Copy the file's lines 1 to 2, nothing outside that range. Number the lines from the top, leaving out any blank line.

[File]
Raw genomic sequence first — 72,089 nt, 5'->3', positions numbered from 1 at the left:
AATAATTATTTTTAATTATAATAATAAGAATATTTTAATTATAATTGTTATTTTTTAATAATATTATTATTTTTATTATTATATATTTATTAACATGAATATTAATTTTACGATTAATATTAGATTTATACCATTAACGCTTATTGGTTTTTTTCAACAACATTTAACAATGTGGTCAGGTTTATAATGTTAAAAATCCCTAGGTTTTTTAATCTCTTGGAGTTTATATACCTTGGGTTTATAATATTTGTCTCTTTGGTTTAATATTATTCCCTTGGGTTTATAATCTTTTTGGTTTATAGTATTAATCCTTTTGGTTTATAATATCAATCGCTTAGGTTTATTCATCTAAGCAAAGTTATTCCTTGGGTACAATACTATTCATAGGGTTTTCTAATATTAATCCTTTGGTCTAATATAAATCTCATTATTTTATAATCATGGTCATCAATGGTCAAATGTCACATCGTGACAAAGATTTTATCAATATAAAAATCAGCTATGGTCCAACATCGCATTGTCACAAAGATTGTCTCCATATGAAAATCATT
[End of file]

Raw genomic sequence first — 72,089 nt, 5'->3', positions numbered from 1 at the left:
AATAATTATTTTTAATTATAATAATAAGAATATTTTAATTATAATTGTTATTTTTTAATAATATTATTATTTTTATTATTATATATTTATTAACATGAATATTAATTTTACGATTAATATTAGATTTATACCATTAACGCTTATTGGTTTTTTTCAACAACATTTAACAATGTGGTCAGGTTTATAATGTTAAAAATCCCTAGGTTTTTTAATCTCTTGGAGTTTATATACCTTGGGTTTATAATATTTGTCTCTTTGGTTTAATATTATTCCCTTGGGTTTATAATCTTTTTGGTTTATAGTATTAATCCTTTTGGTTTATAATATCAATCGCTTAGGTTTATTCATCTAAGCAAAGTTATTCCTTGGGTACAATACTATTCATAGGGTTTTCTAATATTAATCCTTTGGTCTAATATAAATCTCATTATTTTATAATCATGGTCATCAATGGTCAAATGTCACATCGTGACAAAGATTTTATCAATATAAAAATCAGCTATGGTCCAACATCGCATTGTCACAAAGATTGTCTCCATATGAAAATCATT